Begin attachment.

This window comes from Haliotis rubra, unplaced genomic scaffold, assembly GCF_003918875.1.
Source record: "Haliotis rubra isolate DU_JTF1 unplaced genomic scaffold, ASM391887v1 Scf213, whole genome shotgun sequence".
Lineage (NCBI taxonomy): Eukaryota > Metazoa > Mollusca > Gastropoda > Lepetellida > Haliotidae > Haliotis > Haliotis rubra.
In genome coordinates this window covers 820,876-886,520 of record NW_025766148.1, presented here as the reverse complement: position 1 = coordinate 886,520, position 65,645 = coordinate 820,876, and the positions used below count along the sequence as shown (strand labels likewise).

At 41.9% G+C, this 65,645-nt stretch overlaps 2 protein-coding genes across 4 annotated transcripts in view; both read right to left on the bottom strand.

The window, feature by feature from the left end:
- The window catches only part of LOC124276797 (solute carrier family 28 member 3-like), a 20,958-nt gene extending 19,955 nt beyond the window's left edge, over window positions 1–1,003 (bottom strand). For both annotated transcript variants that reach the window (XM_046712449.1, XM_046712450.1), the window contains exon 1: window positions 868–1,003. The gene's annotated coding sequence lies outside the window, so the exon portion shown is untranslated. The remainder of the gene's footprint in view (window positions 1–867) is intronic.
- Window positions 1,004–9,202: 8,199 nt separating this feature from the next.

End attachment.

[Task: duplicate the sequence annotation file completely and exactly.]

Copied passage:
This window comes from Haliotis rubra, unplaced genomic scaffold, assembly GCF_003918875.1.
Source record: "Haliotis rubra isolate DU_JTF1 unplaced genomic scaffold, ASM391887v1 Scf213, whole genome shotgun sequence".
Lineage (NCBI taxonomy): Eukaryota > Metazoa > Mollusca > Gastropoda > Lepetellida > Haliotidae > Haliotis > Haliotis rubra.
In genome coordinates this window covers 820,876-886,520 of record NW_025766148.1, presented here as the reverse complement: position 1 = coordinate 886,520, position 65,645 = coordinate 820,876, and the positions used below count along the sequence as shown (strand labels likewise).

At 41.9% G+C, this 65,645-nt stretch overlaps 2 protein-coding genes across 4 annotated transcripts in view; both read right to left on the bottom strand.

The window, feature by feature from the left end:
- The window catches only part of LOC124276797 (solute carrier family 28 member 3-like), a 20,958-nt gene extending 19,955 nt beyond the window's left edge, over window positions 1–1,003 (bottom strand). For both annotated transcript variants that reach the window (XM_046712449.1, XM_046712450.1), the window contains exon 1: window positions 868–1,003. The gene's annotated coding sequence lies outside the window, so the exon portion shown is untranslated. The remainder of the gene's footprint in view (window positions 1–867) is intronic.
- Window positions 1,004–9,202: 8,199 nt separating this feature from the next.